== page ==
- Article by Online Editor
Equity and equality for Indigenous Australians was thrust into the spotlight during the development of Closing the Gap nearly a decade ago. This poignant Federal Government strategy aimed to reduce disadvantage among Aboriginal and Torres Strait Islander people in six key areas, one being education. Its education targets were established to improve school attendance, literacy and numeracy, and year 12 attainment for Indigenous students by 2020.
One institution helping to meet these targets, on its own terms, is the Melbourne Indigenous Transition School (MITS) – a residential transition school in Richmond that opened its doors in 2016 to the first intake of year seven students.
Melbourne-based McIldowie Partners was the architecture firm responsible for designing accommodation spaces for children a long, long way from home. MITS worked within Lockington, an ageing manor on top of Richmond Hill. The priority for the building was to create an atmosphere that felt safe and secure, enabling students to confidently transition into a very new way of life. McIldowie Partners director Craig Brown says the project was an architect’s dream. “To be asked to [effectively] redesign a Victorian building for use by young Indigenous students was incredibly humbling. I understood the significance of this project and how the treatment of the accommodation could impact on learning outcomes for the kids. It was imperative that we got it right,” he says.
“The real challenge for the project turned out not to be from an interior perspective but a bureaucratic one. We initially explored the option of treating Lockington as a single development, but quickly discovered this triggered too many building code requirements that would drain the budget. So instead we opted for two individual domestic dwellings. This was a win for the project in terms of saving time and money.”
Lockington was retained and restored as the original house, and a new residence with communal spaces was constructed at the rear of the property. Respecting the aesthetic of the modern, suburban neighbourhood was one of the design principles, so the team ensured both buildings (old and new) remained true to their inner-city setting.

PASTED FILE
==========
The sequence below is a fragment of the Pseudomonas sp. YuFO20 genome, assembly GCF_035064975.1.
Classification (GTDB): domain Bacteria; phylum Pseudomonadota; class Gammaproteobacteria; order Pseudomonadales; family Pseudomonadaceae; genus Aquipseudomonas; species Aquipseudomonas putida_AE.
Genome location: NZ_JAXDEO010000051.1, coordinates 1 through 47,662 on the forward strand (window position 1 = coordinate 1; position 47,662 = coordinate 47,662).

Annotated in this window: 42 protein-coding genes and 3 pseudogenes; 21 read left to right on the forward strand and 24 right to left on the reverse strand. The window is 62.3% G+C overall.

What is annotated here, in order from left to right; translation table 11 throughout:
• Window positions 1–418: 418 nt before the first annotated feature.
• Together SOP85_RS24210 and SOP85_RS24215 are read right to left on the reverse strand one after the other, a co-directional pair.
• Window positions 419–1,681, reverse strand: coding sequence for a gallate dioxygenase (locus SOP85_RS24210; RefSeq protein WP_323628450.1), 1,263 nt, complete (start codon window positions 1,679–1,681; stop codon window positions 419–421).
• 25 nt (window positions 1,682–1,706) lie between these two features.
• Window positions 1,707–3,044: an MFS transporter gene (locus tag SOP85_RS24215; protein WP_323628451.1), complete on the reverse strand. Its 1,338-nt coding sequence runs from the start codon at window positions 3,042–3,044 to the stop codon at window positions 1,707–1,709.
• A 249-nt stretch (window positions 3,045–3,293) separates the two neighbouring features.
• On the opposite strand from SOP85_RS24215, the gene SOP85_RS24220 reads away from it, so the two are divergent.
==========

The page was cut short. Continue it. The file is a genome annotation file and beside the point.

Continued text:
Natural materials that referenced the broader Australian vernacular were chosen. The aim wasn’t to replicate a home away from for the students, but rather provide a new setting for them to connect with and enjoy. The end result would be accommodation that avoided the typical standards evident in traditional dormitory or boarding school setups.
McIldowie Partners adopted finishes such as carpeted rooms, not vinyl floors, and curtains over cheaper blinds. But the heart of the residence was the central community fire pit, a unique feature inherent to Indigenous culture. The intention for this special outdoor space was to create an environment for learning, discussion and storytelling.
The school’s executive director Edward Tudor says MITS was always going to be much more than a school. “We wanted it to be a warm, nurturing environment in which students were encouraged to embrace their studies, explore and celebrate their identity, and make the most of all that life in inner-city Melbourne has to offer.”
Data shows that Indigenous 15-year-olds are on average more than two years behind their non-Indigenous counterparts in reading and mathematical literacy, while Indigenous boys are trailing their female peers in performance at school.
From MITS’s first cohort of 22 students, 17 completed the year and have graduated to partner schools.
Photography by Nick Pratt, McIldowie Partners.